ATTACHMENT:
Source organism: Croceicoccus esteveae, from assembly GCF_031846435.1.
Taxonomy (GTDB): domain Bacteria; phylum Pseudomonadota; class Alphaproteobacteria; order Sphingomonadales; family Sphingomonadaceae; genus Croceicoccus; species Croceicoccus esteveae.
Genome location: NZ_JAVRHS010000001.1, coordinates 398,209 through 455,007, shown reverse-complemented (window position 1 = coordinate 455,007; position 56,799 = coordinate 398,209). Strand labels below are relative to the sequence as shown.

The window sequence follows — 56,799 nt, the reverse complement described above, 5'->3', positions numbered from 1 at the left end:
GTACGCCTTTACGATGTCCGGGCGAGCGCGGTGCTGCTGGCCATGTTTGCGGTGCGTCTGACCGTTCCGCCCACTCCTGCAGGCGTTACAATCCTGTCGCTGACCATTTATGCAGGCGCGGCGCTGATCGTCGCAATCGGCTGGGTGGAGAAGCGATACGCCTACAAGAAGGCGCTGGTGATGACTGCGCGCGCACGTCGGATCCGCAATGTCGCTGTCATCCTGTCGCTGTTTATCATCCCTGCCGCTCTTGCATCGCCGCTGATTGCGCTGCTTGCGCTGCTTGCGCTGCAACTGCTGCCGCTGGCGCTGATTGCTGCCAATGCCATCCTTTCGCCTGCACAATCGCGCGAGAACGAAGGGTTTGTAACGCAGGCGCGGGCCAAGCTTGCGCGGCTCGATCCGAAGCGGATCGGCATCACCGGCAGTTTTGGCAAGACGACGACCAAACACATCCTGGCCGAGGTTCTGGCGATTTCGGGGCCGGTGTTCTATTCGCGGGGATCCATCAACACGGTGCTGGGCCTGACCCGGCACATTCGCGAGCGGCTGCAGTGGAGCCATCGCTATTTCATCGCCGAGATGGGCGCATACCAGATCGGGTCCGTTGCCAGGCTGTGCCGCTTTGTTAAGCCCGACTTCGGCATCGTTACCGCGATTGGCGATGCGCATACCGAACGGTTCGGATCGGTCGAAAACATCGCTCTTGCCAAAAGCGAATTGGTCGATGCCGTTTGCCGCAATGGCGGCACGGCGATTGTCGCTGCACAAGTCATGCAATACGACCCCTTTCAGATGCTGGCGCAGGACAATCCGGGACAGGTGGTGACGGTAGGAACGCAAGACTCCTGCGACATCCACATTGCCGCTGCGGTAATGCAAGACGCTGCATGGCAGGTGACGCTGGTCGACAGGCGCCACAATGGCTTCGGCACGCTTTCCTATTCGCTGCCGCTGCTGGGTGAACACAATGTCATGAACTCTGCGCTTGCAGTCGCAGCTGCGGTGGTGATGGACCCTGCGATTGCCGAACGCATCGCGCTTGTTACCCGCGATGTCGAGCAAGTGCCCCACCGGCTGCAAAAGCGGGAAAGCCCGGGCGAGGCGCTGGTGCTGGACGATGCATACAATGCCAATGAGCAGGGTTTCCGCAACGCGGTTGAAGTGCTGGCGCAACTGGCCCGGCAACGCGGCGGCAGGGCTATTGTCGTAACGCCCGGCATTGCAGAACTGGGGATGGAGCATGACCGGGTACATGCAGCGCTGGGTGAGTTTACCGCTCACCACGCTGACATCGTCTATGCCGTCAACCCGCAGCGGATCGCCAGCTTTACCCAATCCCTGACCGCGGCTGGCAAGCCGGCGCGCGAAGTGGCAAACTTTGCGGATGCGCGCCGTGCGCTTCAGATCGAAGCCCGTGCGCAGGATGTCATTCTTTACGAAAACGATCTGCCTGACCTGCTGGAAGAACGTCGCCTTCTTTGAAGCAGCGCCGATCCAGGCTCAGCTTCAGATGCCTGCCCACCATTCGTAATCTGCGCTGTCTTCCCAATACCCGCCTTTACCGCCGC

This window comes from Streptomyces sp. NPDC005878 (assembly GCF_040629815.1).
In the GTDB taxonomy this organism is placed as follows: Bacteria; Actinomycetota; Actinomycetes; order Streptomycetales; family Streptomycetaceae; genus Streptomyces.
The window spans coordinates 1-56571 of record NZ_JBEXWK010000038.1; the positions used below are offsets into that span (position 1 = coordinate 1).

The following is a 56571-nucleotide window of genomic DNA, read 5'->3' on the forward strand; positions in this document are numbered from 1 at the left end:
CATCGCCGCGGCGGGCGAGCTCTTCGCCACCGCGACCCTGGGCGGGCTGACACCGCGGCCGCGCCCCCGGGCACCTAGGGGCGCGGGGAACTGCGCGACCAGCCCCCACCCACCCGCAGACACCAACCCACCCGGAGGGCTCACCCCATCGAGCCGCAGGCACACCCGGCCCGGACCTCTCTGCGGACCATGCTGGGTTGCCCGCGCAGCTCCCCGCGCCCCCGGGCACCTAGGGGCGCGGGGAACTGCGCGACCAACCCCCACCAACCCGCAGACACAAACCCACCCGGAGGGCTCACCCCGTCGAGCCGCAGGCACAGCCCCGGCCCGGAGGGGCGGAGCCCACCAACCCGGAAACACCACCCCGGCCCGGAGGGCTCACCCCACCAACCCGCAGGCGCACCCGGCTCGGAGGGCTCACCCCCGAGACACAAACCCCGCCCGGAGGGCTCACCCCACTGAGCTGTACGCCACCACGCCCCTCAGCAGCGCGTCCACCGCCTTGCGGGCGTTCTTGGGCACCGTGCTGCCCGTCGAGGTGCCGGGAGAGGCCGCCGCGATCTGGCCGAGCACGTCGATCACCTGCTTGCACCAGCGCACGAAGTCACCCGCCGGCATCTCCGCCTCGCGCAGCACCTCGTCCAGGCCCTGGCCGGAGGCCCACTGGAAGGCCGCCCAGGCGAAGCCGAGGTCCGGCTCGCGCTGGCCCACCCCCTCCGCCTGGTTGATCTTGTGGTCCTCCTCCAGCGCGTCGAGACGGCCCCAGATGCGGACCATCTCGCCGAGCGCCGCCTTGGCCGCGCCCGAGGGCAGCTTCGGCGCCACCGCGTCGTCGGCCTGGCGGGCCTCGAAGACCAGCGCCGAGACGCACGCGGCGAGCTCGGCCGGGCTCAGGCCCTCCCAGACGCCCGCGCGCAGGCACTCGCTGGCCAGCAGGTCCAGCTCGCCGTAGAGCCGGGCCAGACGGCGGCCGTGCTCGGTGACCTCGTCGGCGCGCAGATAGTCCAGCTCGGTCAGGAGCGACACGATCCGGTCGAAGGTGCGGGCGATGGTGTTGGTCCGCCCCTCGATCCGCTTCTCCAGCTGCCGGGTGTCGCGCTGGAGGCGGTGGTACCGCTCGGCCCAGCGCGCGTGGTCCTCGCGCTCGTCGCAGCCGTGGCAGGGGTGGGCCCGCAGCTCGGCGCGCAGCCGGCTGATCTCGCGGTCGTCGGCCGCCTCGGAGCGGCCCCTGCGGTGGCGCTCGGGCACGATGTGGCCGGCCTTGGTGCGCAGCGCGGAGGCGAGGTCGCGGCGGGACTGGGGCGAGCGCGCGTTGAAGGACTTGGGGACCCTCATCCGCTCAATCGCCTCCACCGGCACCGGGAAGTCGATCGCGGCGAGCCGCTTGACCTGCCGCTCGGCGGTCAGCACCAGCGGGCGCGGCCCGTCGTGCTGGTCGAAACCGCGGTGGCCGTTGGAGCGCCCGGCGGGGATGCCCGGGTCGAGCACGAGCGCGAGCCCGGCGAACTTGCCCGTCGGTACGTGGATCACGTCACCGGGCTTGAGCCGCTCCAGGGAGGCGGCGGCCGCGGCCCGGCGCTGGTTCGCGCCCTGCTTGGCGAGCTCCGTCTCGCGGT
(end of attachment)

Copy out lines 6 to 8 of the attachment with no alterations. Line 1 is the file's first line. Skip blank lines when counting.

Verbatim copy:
This window comes from Streptomyces sp. NPDC005878 (assembly GCF_040629815.1).
In the GTDB taxonomy this organism is placed as follows: Bacteria; Actinomycetota; Actinomycetes; order Streptomycetales; family Streptomycetaceae; genus Streptomyces.
The window spans coordinates 1-56571 of record NZ_JBEXWK010000038.1; the positions used below are offsets into that span (position 1 = coordinate 1).